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2017 NFL Draft: Best available players after Round 3

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The last day of the 2017 Draft sets the table for the Bears to find some good talent among the best players available.

Iowa v Rutgers Photo by Elsa/Getty Images

An early trade down with the Arizona Cardinals slotted the Chicago Bears at No. 45 overall in the second round of the 2017 NFL Draft - a selection they used on Ashland tight end Adam Shaheen. With the trade, they acquired a fourth-round draft pick (no. 119) and sixth-rounder (No. 197) this year, along with a fourth-round selection from Arizona next year. All in all, effectively recouping some valued assets used in the trade up to acquire North Carolina’s Mitchell Trubisky.

That trade sets the table for Chicago to find some quality depth, particularly on defense considering some of the players remaining, and fill out the roster on the remaining day of the draft. Note that considering Shaheen’s pick, we now more than ever know there’s a type the Bears prefer: raw prospects with high ceilings.

Let’s take a look at some of the best players remaining for general manager Ryan Pace and the Bears to potentially invest at need positions tomorrow afternoon.

1. Desmond King, Safety, Iowa: Considering King’s positional versatility and natural instincts as a defensive back, he seems like the perfect player for Pace and defensive coordinator Vic Fangio. You can plug and play him in from the outset, even if that doesn’t seem like this current regime’s goal. These Bears seem to like guys with immense potential and who have multiple uses. King, who was once of the consensus top cornerbacks slash safeties in this class, would be a steal for Chicago on day three.

2. Carl Lawson, Edge, Auburn: Lawson does have a partly troubling history with a previously torn ACL and hip injury during his college career, but make no mistake that he’s one of the more underrated and productive pass rushers in this class. To discount what he would bring to a Bears edge group that desperately needs another youthful boost wouldn’t be wise.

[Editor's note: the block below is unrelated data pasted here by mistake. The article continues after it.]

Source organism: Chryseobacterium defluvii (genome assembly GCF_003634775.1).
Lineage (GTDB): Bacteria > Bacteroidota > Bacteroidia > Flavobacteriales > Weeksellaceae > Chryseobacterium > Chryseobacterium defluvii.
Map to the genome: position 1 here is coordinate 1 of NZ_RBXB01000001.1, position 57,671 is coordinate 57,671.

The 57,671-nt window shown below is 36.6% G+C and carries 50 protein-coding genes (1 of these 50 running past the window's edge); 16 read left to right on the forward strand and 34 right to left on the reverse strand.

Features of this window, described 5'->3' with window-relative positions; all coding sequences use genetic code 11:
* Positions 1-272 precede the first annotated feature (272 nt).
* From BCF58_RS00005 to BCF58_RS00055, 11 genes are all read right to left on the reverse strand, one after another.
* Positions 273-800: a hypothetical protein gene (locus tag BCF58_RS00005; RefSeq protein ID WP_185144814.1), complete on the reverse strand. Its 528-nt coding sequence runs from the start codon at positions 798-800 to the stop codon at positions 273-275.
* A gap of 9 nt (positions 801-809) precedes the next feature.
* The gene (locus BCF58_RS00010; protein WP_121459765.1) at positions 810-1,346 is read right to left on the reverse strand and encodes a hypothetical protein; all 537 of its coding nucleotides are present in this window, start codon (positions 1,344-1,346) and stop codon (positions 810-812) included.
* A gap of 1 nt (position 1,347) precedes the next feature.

3. Tedric Thompson, Safety, Colorado: Thompson is a bit limited physically, but he’s simply terrific around the ball. 13 college interceptions speaks to the playmaking ability and flash he would offer the Bears on the back-end.

4. Chad Hansen, Wide receiver, California: Hansen is another kind of player I think the Bears have their eye on. A fluid, smart, and strong receiver, he’s the sleeper you seek in the late rounds that can complete your team. He’ll need to work on professional route work, of course.

5. Marlon Mack, Running back, South Florida: We’re now in the territory where the Bears may seek a complimentary back and Mack fits that profile and more. A tailback with explosive bursts, who makes plays out of nothing, and who possesses excellent vision. Easy target for Chicago.

6. Damontae Kazee, Cornerback, San Diego State: If Kazee weren’t so undersized at just 5-foot-11 and 174 pounds, he may have been a day two or even day one pick in this draft. There might not be a twitchier, more natural athlete at cornerback here than him, though. Always around the ball, always with a sticky competitiveness. In the proper base nickel defense in the NFL, Kazee could thrive.

7. Corn Elder, Cornerback, Miami: Elder is much like Kazee, in that while he is small, his fight is anything but. He plays with a reckless abandon that would make you think he’s a prototypical NFL cornerback with prototypical size. He’s patient in diagnosing quarterback’s reads, is another twitchy athlete, and is a demon in run support. A worthy investment in the slot or even on the outside given his demeanor.

8. Josh Reynolds, Wide receiver, Texas A&M: Reynolds’ puts his long 6-foot-3 frame to good use in boxing out defenders and creating space as a receiver. A guy you can both use as a possession receiver and one who generally quick enough to create separation between the 20’s. He’ll have to gain strength and otherwise work on route refinement, but his ceiling is moderately high.

9. Eddie Jackson, Safety, Alabama: Jackson was thought of much higher earlier in the draft process but injuries (a broken leg last year) towards the end of his career, and team strength at Alabama, intensified a microscope that has him sitting there for secondary needy teams. Jackson’s the kind of player you can use all over the field much like King, but to a lesser extent. Still, he’d be a worthwhile addition.

10. Roderick Johnson, Offensive tackle, Florida State: If the Bears wanted to seek a highly sought developmental tackle for the future, the 6-foot-7 298 pound Johnson fits that thought. He’s going to need to gain strength while also work on general balance and hand placement. But if a coaching staff can work him up with time, he’ll be a solid starter.


Robert Zeglinski is the Bears beat writer for the Rock River Times and is a staff writer for Windy City Gridiron. You can follow him on Twitter @RobertZeglinski.